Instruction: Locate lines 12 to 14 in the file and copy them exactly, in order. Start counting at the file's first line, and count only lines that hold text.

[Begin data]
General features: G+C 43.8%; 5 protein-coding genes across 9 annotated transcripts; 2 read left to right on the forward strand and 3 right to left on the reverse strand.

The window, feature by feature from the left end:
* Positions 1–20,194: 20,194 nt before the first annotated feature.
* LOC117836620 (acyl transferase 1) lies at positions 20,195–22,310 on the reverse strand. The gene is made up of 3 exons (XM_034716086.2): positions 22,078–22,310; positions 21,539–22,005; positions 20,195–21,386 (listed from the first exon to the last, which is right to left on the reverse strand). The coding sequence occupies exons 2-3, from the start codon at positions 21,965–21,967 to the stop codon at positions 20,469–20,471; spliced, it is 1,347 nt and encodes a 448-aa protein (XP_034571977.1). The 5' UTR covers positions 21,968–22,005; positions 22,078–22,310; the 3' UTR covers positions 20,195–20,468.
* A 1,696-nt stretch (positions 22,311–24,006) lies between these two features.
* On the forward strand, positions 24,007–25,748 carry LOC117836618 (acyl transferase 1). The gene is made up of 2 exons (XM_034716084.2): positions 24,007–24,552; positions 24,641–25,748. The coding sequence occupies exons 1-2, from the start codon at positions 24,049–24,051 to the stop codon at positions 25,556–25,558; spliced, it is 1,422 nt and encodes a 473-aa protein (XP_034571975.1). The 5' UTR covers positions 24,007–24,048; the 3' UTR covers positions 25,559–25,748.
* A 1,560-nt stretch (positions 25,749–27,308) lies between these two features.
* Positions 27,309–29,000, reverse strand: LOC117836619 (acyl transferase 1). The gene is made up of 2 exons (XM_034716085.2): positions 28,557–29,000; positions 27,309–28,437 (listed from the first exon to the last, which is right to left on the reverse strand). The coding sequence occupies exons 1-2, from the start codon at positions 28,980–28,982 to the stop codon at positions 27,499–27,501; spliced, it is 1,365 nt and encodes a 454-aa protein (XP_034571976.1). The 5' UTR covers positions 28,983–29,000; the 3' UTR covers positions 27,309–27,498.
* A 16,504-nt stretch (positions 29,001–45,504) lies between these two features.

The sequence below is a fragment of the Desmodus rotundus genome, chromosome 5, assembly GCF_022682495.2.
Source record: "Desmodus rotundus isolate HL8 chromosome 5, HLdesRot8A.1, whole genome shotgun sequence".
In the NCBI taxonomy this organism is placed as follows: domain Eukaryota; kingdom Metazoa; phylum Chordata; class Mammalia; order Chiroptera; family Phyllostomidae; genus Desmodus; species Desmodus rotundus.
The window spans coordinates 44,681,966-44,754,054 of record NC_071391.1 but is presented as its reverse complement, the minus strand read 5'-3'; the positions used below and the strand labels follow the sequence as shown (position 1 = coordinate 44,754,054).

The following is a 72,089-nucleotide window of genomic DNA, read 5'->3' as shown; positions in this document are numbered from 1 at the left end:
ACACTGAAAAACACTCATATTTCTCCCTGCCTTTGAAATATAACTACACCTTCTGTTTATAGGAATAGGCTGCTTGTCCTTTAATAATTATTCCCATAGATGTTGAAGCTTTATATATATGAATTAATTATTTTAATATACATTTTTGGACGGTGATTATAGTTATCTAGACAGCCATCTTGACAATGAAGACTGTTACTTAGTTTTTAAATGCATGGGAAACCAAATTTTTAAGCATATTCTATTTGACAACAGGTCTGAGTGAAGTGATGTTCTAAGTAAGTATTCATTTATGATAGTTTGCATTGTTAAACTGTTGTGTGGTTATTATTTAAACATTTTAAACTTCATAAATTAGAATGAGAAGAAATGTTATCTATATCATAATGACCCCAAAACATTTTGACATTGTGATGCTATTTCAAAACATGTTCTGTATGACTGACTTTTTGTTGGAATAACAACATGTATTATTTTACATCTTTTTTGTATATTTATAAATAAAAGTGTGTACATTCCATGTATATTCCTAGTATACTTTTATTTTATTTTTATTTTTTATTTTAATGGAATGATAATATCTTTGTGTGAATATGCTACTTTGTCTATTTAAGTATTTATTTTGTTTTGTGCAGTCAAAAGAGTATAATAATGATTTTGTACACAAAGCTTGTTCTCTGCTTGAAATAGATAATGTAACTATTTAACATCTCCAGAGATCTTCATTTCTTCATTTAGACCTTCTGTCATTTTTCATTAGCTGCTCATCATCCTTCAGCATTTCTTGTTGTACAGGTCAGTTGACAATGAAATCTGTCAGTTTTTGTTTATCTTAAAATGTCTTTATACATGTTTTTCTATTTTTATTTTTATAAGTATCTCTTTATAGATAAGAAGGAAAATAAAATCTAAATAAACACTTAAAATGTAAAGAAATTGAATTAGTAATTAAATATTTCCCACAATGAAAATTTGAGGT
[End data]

In the NCBI taxonomy this organism is placed as follows: domain Eukaryota; kingdom Metazoa; phylum Chordata; class Mammalia; order Chiroptera; family Phyllostomidae; genus Desmodus; species Desmodus rotundus.
The window spans coordinates 44,681,966-44,754,054 of record NC_071391.1 but is presented as its reverse complement, the minus strand read 5'-3'; the positions used below and the strand labels follow the sequence as shown (position 1 = coordinate 44,754,054).

The following is a 72,089-nucleotide window of genomic DNA, read 5'->3' as shown; positions in this document are numbered from 1 at the left end: